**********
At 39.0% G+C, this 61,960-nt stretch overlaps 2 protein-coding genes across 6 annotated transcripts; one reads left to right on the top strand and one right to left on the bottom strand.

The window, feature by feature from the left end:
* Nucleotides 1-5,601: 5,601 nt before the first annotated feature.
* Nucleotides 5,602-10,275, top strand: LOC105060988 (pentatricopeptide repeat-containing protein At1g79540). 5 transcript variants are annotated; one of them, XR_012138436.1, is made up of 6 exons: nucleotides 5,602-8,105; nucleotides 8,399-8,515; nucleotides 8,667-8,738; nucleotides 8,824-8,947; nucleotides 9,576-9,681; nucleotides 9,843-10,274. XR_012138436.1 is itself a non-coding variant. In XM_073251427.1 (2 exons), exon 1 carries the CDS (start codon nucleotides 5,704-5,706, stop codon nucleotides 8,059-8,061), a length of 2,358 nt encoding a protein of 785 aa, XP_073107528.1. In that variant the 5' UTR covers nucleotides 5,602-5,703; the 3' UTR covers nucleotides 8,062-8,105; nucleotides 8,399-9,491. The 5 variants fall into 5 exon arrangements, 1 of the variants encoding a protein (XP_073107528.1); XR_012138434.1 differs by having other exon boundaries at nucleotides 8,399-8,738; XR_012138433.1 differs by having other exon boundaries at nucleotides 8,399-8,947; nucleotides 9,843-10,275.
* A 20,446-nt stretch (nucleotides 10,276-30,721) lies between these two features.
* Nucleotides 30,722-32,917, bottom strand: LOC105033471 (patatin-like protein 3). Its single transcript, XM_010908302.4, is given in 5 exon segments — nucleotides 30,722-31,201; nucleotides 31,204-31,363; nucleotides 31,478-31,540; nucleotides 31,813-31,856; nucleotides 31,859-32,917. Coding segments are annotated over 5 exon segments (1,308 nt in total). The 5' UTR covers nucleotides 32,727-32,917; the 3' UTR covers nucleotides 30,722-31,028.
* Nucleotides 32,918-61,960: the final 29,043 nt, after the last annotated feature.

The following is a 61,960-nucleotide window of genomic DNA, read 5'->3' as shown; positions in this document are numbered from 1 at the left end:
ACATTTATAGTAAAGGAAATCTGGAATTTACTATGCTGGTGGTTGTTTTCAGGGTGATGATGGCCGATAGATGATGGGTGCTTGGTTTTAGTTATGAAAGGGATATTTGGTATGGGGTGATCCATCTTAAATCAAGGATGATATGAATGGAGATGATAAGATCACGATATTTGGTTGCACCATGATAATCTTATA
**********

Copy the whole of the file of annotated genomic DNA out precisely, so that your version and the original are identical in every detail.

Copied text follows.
At 39.0% G+C, this 61,960-nt stretch overlaps 2 protein-coding genes across 6 annotated transcripts; one reads left to right on the top strand and one right to left on the bottom strand.

The window, feature by feature from the left end:
* Nucleotides 1-5,601: 5,601 nt before the first annotated feature.
* Nucleotides 5,602-10,275, top strand: LOC105060988 (pentatricopeptide repeat-containing protein At1g79540). 5 transcript variants are annotated; one of them, XR_012138436.1, is made up of 6 exons: nucleotides 5,602-8,105; nucleotides 8,399-8,515; nucleotides 8,667-8,738; nucleotides 8,824-8,947; nucleotides 9,576-9,681; nucleotides 9,843-10,274. XR_012138436.1 is itself a non-coding variant. In XM_073251427.1 (2 exons), exon 1 carries the CDS (start codon nucleotides 5,704-5,706, stop codon nucleotides 8,059-8,061), a length of 2,358 nt encoding a protein of 785 aa, XP_073107528.1. In that variant the 5' UTR covers nucleotides 5,602-5,703; the 3' UTR covers nucleotides 8,062-8,105; nucleotides 8,399-9,491. The 5 variants fall into 5 exon arrangements, 1 of the variants encoding a protein (XP_073107528.1); XR_012138434.1 differs by having other exon boundaries at nucleotides 8,399-8,738; XR_012138433.1 differs by having other exon boundaries at nucleotides 8,399-8,947; nucleotides 9,843-10,275.
* A 20,446-nt stretch (nucleotides 10,276-30,721) lies between these two features.
* Nucleotides 30,722-32,917, bottom strand: LOC105033471 (patatin-like protein 3). Its single transcript, XM_010908302.4, is given in 5 exon segments — nucleotides 30,722-31,201; nucleotides 31,204-31,363; nucleotides 31,478-31,540; nucleotides 31,813-31,856; nucleotides 31,859-32,917. Coding segments are annotated over 5 exon segments (1,308 nt in total). The 5' UTR covers nucleotides 32,727-32,917; the 3' UTR covers nucleotides 30,722-31,028.
* Nucleotides 32,918-61,960: the final 29,043 nt, after the last annotated feature.

The following is a 61,960-nucleotide window of genomic DNA, read 5'->3' as shown; positions in this document are numbered from 1 at the left end:
ACATTTATAGTAAAGGAAATCTGGAATTTACTATGCTGGTGGTTGTTTTCAGGGTGATGATGGCCGATAGATGATGGGTGCTTGGTTTTAGTTATGAAAGGGATATTTGGTATGGGGTGATCCATCTTAAATCAAGGATGATATGAATGGAGATGATAAGATCACGATATTTGGTTGCACCATGATAATCTTATA